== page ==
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British Columbia B.C. lawyer reviewing provincial liquor laws was critical of wholesale reforms

Liquor inspectors remove bottles of whisky at Fets Whisky Kitchen on Thursday in Vancouver.

Eric Fergie

The man in charge of taking yet another look at British Columbia's liquor laws has, in the past, voiced his opposition to the rule that led to government agents swooping into four establishments to seize hundreds of bottles of whisky bought from private liquor stores and not the government-run outlets.

Mark Hicken, a long-time wine-industry lawyer appointed by the NDP government in November to review provincial liquor rules, said on Monday that he could not comment on last Thursday's raids of three bars and a Victoria private member's club that purchased alcohol from two private liquor stores in Victoria and Vancouver. Mr. Hicken is engaging with various stakeholders and is expected to submit his recommendations to the Ministry of the Attorney-General by the end of March.

However, in 2015, he was critical of the Liberal government's liquor reform for not allowing B.C.'s bars, restaurants and hotels to purchase alcohol at wholesale prices or to buy from hundreds of private outlets – stores those in the hospitality industry say offer more unique products that customers want.

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"Despite being some of the largest wholesale liquor customers in BC, restaurants/bars/hotels continue to be denied wholesale pricing. These 'hospitality' customers still have to pay full retail prices and are restricted in terms of whom they can purchase from (government liquor stores and approved BC manufacturers such as wineries)," he wrote in a blog post on his professional site.

In another post from that year, he wrote: "This [retail system] puts the entire hospitality sector at a competitive disadvantage to neighbouring jurisdictions. And … they still have no choice as to where they buy their product. This is not good for wine culture in restaurants/bars/hotels."

Attorney-General David Eby's office, which is overseeing the liquor policy review, would not say whether it is considering changing the rules so that these establishments are no longer forced to buy exclusively from government-run stores at full retail price plus 5-per-cent goods and services tax. In March, 2016, while the opposition critic on the file, Mr. Eby criticized the Liberals in the legislature for the current system.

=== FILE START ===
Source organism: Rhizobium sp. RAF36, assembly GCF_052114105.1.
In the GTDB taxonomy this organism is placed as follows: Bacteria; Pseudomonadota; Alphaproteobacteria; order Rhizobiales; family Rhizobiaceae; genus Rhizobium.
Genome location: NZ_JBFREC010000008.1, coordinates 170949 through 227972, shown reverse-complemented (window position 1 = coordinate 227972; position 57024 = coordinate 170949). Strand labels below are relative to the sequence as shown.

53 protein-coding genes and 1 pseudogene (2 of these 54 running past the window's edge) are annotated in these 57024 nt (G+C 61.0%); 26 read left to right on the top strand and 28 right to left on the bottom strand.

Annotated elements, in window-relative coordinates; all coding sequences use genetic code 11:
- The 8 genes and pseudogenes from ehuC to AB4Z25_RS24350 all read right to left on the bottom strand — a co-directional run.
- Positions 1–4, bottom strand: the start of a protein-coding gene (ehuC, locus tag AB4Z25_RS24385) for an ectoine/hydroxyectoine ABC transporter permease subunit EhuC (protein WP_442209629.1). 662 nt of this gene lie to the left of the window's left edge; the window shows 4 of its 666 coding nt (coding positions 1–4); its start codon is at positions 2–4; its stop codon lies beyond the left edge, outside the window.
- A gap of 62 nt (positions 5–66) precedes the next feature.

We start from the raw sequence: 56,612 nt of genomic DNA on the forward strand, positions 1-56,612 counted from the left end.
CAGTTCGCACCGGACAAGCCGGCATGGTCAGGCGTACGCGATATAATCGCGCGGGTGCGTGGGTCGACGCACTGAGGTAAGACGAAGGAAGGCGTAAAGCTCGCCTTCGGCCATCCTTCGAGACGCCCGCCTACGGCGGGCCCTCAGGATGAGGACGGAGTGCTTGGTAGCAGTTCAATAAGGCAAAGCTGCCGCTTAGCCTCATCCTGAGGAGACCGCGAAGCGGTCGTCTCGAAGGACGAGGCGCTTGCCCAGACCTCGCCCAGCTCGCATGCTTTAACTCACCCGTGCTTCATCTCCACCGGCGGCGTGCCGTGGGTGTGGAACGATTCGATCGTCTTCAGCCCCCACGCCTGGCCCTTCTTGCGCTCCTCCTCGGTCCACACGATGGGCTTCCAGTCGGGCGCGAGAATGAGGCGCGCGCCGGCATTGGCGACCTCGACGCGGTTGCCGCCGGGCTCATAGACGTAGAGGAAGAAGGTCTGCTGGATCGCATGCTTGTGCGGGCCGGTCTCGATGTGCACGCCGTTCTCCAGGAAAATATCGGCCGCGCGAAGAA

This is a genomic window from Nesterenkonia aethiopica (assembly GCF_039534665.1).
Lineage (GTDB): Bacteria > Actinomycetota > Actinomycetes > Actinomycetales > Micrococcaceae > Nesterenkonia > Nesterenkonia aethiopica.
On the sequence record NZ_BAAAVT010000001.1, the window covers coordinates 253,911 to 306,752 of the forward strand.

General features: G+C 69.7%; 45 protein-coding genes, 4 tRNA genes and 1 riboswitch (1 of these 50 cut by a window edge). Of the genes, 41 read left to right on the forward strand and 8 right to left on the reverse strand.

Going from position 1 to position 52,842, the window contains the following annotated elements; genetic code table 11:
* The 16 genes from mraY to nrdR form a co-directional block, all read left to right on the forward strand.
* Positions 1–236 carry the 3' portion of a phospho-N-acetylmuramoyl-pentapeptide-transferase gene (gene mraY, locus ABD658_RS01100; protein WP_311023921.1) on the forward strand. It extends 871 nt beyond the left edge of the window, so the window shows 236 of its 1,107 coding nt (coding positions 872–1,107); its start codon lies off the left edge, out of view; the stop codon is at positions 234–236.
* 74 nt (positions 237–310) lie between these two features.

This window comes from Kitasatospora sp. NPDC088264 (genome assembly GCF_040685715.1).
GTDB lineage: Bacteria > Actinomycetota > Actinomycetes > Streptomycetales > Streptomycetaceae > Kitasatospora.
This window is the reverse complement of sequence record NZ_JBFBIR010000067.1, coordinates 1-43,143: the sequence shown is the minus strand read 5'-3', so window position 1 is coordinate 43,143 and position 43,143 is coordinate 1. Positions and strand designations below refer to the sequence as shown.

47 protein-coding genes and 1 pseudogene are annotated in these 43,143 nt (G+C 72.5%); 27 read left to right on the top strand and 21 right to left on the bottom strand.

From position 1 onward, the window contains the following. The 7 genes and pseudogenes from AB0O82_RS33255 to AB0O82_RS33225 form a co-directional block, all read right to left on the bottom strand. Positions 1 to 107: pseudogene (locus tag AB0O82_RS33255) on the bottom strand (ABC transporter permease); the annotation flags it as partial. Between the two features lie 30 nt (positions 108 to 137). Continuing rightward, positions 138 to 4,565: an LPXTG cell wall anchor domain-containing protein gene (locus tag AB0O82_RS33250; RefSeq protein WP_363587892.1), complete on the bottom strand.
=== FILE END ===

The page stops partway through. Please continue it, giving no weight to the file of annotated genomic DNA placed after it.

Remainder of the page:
"Yet in British Columbia, we actually charge restaurants and tourism-service providers full retail cost, and then they put their own markup on it in selling to their customers. So when people come from around the world to B.C., they say: 'We'd love to try that B.C. wine, but it's 10 bucks a glass. We'll have the $5 Chilean wine,'" he said, according to official transcripts.

Thursday's seizures took place at four locations that are partner bars of the Scotch Malt Whisky Society, a company that brings single-malt whiskies into the province through legal channels. Because government stores don't offer as wide a range of brands, hundreds of bars and restaurants across the province have been quietly sourcing their alcohol from private outlets, according to Rob Carpenter, the Calgary-based owner of the Scotch Malt Whisky Society.

During consultations over the last review in 2013, many in the hospitality industry told the government that this rule needed to be changed, he said.

"We talked to a lot of people in the industry and they did consistently mention this, but it just didn't get picked up as one of the recommendations."

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Liberal MLA John Yap, who is now the critic on the alcohol file after overseeing the former government's overhaul of the province's liquor laws, was unavailable for comment Monday. In his final 2014 report, Mr. Yap said this issue and several other pricing questions fell outside of the terms of reference he was given.

Bruce Gillespie, managing director of Victoria's Little Jumbo restaurant and bar, said he pulled the offending whisky from his bar when he got wind of last week's raids. He said he didn't lose any product when inspectors visited, but he is angry at the optics of the raids.

He said the previous Liberal government's liquor reforms were all populist moves that benefited people who like to drink, but didn't address long-standing issues for restaurants and bars.

Eric Fergie, co-owner of Vancouver's Fets Whisky Kitchen, said he has hired a lawyer to assess his legal options after inspectors raided his premises Thursday and seized 242 bottles of whisky with a wholesale value of about $40,000.

"Our hope for all this is that we can help facilitate change and not be too much collateral damage along the way," he said on Monday while walking through Vancouver's Robson Square, where he marvelled that an illegal open-air cannabis market had reopened after a raid the evening before.

With reports from Wendy Stueck in Vancouver and Justine Hunter in Victoria

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